Unlike its relationship with Uzbekistan, the US from the start has attempted to maintain its position as a reformer for democracy despite closer ties with the despotic government of Kazakhstan. President Nursultan Nazerbayev has ruled Kazakhstan before the break up of the USSR and now has his daughter as the leader of an allying political party.
In Condi Rice’s trip last month to Central Asia, Rice attempted to reiterate the “US as reformer” stance by portraying Nazarbayev as a potential reformer: “The Nazarbayev government has a chance to be a real leader in Central Asia on both economic and political reform”. She also said during the trip:
America will encourage all of our friends in Central Asia to undertake democratic reforms and as they do they will solidify a lasting partnership of principle with the United States…Our goal is not to lecture our friends on how to do things the American way. Rather, we seek to help our Central Asian partners to find the stability they seek and our historical experience has taught us that stability requires legitimacy and true legitimacy requires democracy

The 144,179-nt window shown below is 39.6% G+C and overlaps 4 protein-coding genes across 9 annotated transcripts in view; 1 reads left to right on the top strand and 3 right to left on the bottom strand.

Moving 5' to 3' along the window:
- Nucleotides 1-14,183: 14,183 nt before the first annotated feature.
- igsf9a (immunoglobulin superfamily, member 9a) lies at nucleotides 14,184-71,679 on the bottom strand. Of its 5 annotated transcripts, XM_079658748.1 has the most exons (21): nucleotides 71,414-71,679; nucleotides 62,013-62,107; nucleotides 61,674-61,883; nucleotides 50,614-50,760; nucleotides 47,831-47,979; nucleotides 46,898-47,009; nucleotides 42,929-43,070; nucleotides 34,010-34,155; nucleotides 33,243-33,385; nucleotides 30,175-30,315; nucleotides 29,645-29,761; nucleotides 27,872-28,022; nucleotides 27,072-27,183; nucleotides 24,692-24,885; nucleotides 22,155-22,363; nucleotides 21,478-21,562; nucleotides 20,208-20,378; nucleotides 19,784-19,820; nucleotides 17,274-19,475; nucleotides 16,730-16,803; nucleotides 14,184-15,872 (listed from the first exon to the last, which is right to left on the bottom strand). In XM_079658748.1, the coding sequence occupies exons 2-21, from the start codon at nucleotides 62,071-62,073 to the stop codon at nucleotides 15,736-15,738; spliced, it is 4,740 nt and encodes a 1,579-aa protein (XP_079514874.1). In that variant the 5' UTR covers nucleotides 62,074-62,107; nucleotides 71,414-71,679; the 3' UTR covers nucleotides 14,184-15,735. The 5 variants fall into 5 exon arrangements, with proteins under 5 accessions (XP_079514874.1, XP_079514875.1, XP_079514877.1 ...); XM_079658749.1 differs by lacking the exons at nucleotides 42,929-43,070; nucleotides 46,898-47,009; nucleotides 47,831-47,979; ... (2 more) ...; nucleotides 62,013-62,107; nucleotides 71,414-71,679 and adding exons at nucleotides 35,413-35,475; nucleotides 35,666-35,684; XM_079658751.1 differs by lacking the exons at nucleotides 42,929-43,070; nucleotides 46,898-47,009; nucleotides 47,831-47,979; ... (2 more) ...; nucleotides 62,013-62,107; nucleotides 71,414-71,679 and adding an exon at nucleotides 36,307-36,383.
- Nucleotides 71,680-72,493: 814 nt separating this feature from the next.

The US is forced in an interesting position of needing to maintain strategic influence over the region – for counterterrorism efforts and hydrocarbon resources – while also needing to stick to its rhetoric of spreading democracy in a region that lacks it. This leaves the United States handicapped in its relationship with the Central Asian states – limiting its flexibility towards nondemocratic and in many instances repressive governments. This is a weakness that China and Russia doesnt have. Indeed, both countries stated their respect for Uzbekistan’s soverignty immediately after the Andijan Massacre.
Meanwhile, Uzbekistan and Kazakhstan find themselves in a pretty good position…
While the Andijan Massacre has left Uzbekistan isolated, it seems to have quickly found new friends with the other two states that matter, Russia first and surely China next. And, assuredly, Russia will not make noise like the US does over any human rights issues in Uzbekistan.
Kazakhstan’s President Nazerbayev gets to look like a reasonable and moderate leader compared to Islam Karimov in Uzbekistan. And with the US out of options on establishing its footprint in the region, it is forced to play nice with Nazerbayev and is also hooked by its vast oil resources, as well (supposedly as large as the North Sea). Other countries in Central Asia are out of the question; Kyrgystan and Tajikistan and are not fully stable and Turkimenstan is much like a closed totaltarian state.
Kazakhstan wins in gaining a closer relationship with the US and nice PR too – “with President Nazerbayev hailed by former Assistant Secretary of Defense Richard Perle as a ‘visionary leader.’”
For a supposed Great Game player, the US is holding rather weak cards against Uzbekistan and Kazakhstan. So no Gen. Abizaid, the US is not playing the Great Game in Central Asia…it doesnt have the leverage to.